Organ Pipe Cactus National Monument sits uneasily on the borderlands of southwest Arizona. It is very much a frontier; being a conjunction of nations, cultures, and ecotones. It is home to plants and animals found nowhere else in the US and is rightly designated a UNESCO biosphere reserve. It also hosts some of the darkest skies in the country. I hoped it would be a perfect setting to observe a recent Super Blue Blood lunar eclipse.
Backcountry trips in Organ Pipe require a permit, available in-person at the Kris Eggle Visitor Center. My plan to hike a five-day fifty-mile (80 km) loop through the Monument caused a bit of consternation there. As the rangers puzzled over my proposal to hike multiple backcountry zones, I looked over the permit log. No one had obtained a permit for weeks, and the few permits that were issued were for overnight out-and-backs. Eventually, the rangers concluded that multi-zone multi-day trips are not actually prohibited. They gave me a permit to leave my car at a trailhead and wished me well.
As they should. The Organ Pipe backcountry is not truly under the control of the US Government. It was closed from 2003-2014 after the murder of Ranger Eggle by drug-smuggling fugitives. Although now deemed safe enough for backpackers, the Monument still sees significant traffic from smugglers and migrants.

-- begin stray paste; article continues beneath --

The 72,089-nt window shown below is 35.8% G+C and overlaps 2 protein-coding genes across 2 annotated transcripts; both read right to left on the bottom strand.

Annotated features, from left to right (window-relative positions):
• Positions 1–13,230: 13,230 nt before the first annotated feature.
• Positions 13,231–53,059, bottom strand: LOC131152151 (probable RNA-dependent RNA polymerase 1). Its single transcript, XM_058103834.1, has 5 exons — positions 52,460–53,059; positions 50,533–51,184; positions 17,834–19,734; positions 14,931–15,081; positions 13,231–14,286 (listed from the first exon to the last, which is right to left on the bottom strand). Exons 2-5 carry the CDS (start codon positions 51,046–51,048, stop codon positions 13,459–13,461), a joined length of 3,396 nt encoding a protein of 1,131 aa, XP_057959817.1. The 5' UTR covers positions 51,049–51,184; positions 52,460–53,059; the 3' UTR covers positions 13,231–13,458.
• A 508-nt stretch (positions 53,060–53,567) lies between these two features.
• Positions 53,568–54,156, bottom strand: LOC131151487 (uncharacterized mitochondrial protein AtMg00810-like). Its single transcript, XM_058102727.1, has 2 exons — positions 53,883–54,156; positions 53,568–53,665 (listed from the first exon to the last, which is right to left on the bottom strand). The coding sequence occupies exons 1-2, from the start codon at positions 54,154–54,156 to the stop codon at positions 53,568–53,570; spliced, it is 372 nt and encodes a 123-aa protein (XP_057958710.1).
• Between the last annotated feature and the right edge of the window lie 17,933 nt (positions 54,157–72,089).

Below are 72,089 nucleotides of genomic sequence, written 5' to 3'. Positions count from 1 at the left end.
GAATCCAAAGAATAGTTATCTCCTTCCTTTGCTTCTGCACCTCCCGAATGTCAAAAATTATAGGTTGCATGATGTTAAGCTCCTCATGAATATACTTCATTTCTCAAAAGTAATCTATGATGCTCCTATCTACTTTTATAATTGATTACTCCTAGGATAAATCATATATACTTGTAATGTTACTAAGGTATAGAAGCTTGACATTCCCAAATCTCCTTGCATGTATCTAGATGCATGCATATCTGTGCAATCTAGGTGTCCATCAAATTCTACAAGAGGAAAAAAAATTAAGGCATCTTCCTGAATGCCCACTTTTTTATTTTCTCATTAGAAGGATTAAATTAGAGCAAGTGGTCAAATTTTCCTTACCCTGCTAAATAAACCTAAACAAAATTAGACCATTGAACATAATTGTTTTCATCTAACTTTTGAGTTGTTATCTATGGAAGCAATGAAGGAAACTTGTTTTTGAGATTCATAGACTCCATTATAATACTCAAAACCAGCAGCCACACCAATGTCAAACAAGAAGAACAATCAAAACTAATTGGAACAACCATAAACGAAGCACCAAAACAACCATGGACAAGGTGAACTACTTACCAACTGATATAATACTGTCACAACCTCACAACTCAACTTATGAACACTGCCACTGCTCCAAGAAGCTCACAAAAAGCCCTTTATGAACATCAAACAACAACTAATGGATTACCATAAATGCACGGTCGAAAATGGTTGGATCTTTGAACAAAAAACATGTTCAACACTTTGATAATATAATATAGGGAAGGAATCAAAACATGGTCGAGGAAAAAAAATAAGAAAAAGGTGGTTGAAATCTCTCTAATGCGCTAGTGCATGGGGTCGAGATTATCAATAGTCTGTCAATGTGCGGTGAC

My planned route would take me north through the Ajo Mountains, then west across the alluvial plain of the Ajo Valley, through and behind and then back over the Bates Mountains on the west side of the Monument. I would return east across the southern Ajo Valley and over the Diablo Range. There are no designated or maintained trails in this region. There is no water.
Into the Desert
With only a few hours of daylight remaining after caching water and securing my permit, I parked my car, saddled up, and crossed the low pass separating Arch Rock Canyon from Alamo Canyon. I made camp at dusk a few hundred yards beyond the car campground at its mouth, only slightly bloodied by the hurried bushwhack. I did discover a bandana missing, presumably the work of a larcenous jacaranda.
An exquisite sunset ended the day with a promise of desert beauty to come. I rejoiced to find myself back in my native country and settled in to sleep on its accommodating sands.
Around midnight I awoke to the sounds of cars pulling up nearby. Voices conferred in relaxed Spanish and then faded into the distance. A couple of hours later the voices returned and the cars departed.
Faced with a long rocky route and a shortage of January daylight, I was up and out of camp well before dawn. A mile up the canyon I discovered the likely work of the night visitors—gallon jugs of water and a bucket of food. They were stashed for migrants who dared travel a route too wild and rugged for La Migra to follow. Tucked under a large boulder, the jugs were inscribed with slogans like “vaya con la virgén” and “chinga la migra.”